I hope to share my story – the highs and the inevitable lows, along with my passion and joy as I continue on this journey as a mother who loves to run.  My wish is to encourage you — that if an overweight, super busy, homeschooling Mom of five can find the time and determination to become a runner again, lose the weight and find JOY in life again — so can you! YOU CAN DO IT!

Here’s a photo from me at about my biggest weight (about 200 lbs) in mid 2007.  I thought I’d be overweight forever. I was wrong! I lost the weight, learned to MAKE time to exercise several times a week and felt reborn in the process. Dreams can come true!

Who I Was:

And Who I am Today (I’m in the middle in the braids):

20 thoughts on “About Me

  1. Christie, you are such an inspirational runner, with an amazing writing talent and a beautiful family. I followed many of your achievements on DailyMile but don’t remember seeing your blog until you posted a note about it. I am glad you have this blog, which one day will give the material for the best seller book that you will write! 🙂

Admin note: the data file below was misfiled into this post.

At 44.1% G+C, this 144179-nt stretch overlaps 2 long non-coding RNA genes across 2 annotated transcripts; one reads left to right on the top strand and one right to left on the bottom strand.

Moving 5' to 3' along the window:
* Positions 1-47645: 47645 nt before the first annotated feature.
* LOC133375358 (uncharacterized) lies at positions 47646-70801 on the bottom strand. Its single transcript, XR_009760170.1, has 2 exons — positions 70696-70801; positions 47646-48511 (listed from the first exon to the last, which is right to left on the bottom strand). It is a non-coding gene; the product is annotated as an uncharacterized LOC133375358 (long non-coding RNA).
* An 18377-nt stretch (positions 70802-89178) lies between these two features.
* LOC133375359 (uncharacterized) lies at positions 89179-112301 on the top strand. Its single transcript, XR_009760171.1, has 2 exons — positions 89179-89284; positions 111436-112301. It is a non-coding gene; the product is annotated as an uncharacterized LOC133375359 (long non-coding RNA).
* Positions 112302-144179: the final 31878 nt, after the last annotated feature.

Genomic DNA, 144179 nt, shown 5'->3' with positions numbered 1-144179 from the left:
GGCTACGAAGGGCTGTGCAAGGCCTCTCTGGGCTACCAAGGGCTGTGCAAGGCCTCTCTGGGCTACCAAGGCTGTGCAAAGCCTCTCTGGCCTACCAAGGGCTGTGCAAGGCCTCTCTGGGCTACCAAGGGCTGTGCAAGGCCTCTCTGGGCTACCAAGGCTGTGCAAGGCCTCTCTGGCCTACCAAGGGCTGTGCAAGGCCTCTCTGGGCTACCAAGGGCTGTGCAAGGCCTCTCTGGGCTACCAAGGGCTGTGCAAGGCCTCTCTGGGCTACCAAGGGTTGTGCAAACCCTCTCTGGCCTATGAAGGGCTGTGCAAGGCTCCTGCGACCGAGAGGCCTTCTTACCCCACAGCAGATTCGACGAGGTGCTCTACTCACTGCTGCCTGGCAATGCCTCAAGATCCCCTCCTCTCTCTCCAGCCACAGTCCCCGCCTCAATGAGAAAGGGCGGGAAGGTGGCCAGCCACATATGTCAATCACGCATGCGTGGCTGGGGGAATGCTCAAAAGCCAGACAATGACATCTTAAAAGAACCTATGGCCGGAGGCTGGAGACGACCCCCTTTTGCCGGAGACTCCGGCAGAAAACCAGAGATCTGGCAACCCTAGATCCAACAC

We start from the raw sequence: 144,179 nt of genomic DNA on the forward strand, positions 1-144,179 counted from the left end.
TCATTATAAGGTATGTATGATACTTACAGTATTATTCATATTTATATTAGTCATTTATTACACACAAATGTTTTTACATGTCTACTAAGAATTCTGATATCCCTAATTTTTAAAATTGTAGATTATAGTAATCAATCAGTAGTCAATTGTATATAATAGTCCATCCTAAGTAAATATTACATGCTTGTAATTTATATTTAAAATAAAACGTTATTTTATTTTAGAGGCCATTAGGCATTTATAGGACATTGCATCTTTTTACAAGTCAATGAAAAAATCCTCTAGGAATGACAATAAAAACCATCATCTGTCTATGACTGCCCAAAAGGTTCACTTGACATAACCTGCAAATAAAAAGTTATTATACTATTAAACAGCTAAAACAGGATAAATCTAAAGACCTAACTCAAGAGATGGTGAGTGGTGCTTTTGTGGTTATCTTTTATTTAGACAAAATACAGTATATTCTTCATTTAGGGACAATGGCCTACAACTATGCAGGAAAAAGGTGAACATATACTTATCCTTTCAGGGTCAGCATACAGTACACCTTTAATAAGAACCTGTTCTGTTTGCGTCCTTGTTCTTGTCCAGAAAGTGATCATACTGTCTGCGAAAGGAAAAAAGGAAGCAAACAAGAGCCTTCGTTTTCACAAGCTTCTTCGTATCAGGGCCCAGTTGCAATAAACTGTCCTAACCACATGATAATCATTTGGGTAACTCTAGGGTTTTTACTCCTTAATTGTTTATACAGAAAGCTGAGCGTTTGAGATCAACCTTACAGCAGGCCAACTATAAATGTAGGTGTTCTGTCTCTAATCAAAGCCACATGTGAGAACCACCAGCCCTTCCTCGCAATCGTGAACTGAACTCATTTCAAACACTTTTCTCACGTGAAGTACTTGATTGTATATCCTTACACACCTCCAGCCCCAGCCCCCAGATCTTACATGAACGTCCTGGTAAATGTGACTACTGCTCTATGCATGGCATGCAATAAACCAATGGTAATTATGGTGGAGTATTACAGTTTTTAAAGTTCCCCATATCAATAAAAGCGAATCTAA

If you are ever in Virginia or if I ever come to your neck of the woods we should get together for a run or two… even though my preference would be for me to come west as your pictures are amazing!!

  2. Enjoyed reading your bio and a couple of post on your long runs. We have a few things in common. I have also taught my kids (7 of them) at home and have exercised over the years. (I just turned 51) I don’t think I’ll ever run a 100 mile race, but my husband is an encouraging coach (and excellent runner) and hopes to work me up to longer races. I DID do my first sprint triathlon last year and was quite proud of my efforts. Have taken up barefoot (spring/summer) and minimalist (winter) running to help keep the form good. I couldn’t run any other way. Anyway, it’s nice to “meet” another mom in the area that is enjoying running!

    • It’s wonderful to “meet” you too, Laura! Congratulations on the sprint triathlon and homeschooling all seven of your children! What terrific accomplishments!

  3. Hi Christie,